Statistical analysis

The statistical analyses were conducted in three steps. First, the crude associations between GA and non-optimality at 2 years and the risk of parental separation were investigated with Kaplan-Meier curves and log-rank tests.

Second, a mediation analysis was used to estimate the proportion of the effect of low GA on the risk of parental separation that was mediated by non-optimality at 2 years. The aim of a mediation analysis is to decompose the effect of an exposure on an outcome into a direct effect and an indirect effect that is mediated by an intermediate variable (the mediator). Mediation analyses used were based on the counterfactual framework. A counterfactual variable describes what would have happened if we had intervened on exposure. This framework allows the decomposition of the causal effect into a so-called natural direct and natural indirect effect. A natural direct effect measures the change in outcome (the risk of parental separation) that would be observed if we could change the exposure (low GA) but leave the mediator (optimality at 2 years) at the value it naturally takes when the exposure is left unchanged. A natural indirect effect measures the change in outcome (the risk of parental separation) that would be observed if we could change the mediator (optimality at 2 years) as much as it would naturally change when exposure was changed without actually changing the exposure (low GA). GA was considered as a three-level categorical variable: GA 32–34 (reference), GA 28–31 (very preterm birth) and GA 24–27 weeks (extremely preterm birth). The estimations of natural direct and indirect effects were done while adjusting for the possible confounding factors: gender, multiple pregnancies (‘yes’ or ‘no’), Z-score of birth weight (<−1, between −1 and 0, between 0 and 1, and ≥1), socioeconomic level (‘high’ or ‘intermediate’), social security benefits for those with low incomes (‘yes’ or ‘no’) and urbanicity of the residential municipality (‘urban’ vs ‘rural’). Moreover, this analysis accounted for the censored nature of the outcome. The possible interaction between the exposure and the mediator was tested. Mediation models used here are based on natural effect models41 implemented in the R package medflex.

Third, the effect of the non-optimality at 2 years on the risk of parental separation was estimated using the multivariable Cox model. Furthermore, the effect of gestation age on non-optimality at 2 years was estimated using logistic regression. For these two models, the same adjustment variables as those considered in the mediation analysis were included in the models. All analyses were performed using R softwareii.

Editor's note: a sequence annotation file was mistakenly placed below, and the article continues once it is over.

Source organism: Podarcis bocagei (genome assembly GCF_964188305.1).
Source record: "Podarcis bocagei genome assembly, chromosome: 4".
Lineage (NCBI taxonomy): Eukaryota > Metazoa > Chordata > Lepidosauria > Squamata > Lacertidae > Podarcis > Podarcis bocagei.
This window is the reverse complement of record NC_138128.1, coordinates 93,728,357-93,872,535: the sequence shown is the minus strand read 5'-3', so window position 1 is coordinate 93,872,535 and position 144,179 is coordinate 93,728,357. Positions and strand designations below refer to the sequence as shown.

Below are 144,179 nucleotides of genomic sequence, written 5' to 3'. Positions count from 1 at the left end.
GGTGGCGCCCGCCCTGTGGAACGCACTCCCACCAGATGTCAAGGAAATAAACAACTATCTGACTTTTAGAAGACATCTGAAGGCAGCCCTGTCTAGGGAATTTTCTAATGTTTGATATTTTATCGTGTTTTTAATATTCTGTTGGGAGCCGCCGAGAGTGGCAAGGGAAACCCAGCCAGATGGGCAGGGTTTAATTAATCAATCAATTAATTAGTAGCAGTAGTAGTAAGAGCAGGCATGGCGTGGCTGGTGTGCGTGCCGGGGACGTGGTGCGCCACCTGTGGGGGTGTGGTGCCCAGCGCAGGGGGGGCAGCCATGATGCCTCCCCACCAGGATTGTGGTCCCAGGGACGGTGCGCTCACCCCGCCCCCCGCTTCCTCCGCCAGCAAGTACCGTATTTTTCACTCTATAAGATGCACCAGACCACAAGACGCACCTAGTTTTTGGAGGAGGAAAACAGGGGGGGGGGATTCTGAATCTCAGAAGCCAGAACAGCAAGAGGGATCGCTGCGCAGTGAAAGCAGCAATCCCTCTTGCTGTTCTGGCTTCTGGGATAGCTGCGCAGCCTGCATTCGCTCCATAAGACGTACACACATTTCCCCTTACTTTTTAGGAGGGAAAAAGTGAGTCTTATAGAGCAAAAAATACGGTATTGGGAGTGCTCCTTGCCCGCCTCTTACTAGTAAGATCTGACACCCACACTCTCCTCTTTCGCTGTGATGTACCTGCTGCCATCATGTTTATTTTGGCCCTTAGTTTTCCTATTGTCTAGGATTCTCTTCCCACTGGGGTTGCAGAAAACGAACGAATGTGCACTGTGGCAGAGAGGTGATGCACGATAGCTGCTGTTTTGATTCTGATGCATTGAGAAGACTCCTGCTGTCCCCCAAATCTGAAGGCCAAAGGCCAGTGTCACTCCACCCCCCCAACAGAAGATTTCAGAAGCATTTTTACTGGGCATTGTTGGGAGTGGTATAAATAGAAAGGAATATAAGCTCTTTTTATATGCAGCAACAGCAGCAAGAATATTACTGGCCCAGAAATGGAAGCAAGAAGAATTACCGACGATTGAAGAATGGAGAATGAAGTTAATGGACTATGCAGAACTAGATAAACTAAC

Four sensitivity analyses were performed. In the first one, parental separations occurring before the 24-month visit were excluded to ensure the temporality between neurodevelopmental outcome and parental separations. In the second analysis, an imputation of the missing data was performed using a multiple imputation method. The third analysis concerned the comparison of the characteristics of the infants who were lost to follow-up between 2 and 5 years and those who were still followed at 5 years. Finally, a last analysis was performed by keeping only one infant from each twins’ pair to check the robustness of the results regarding the assumption of non-independence between twins.

Results

Between January 2005 and December 2013, 6937 infants born at <35 weeks of gestation in the Pays-de-la-Loire region, France, were enrolled in the LIFT cohort. The following infants were excluded from the study population: infants whose parents were separated at the 3-month (n=185) or 84-month visit (n=20), infants without neurodevelopmental evaluation at 2 years but still followed (n=392) and infants lost to follow-up at 2 years (n=315). In light of these exclusions, the study population consisted of 5732 preterm infants, corresponding to 83% of the infants initially enrolled in the cohort (figure 1).

During the follow-up, 10.0% of the parents reported having undergone separation (n=572), corresponding with an incidence rate of 23.8 separations per 1000 infant-year. The median time at which separations were reported was 22 months following the birth of the infant with an IQR of 10.3–43.3 months. 30.2% (n=1730) and 8.9% (n=508) of the infants were born very or extremely preterm, respectively. 19.1% (n=1096) of the infants were considered non-optimal at 2 years. Lastly, the median length of the total follow-up was 56 months (IQR=32.1–69.2) (table 1).

Table 1

Descriptive characteristics of the study population and comparison between preterm infants included in the study and those not included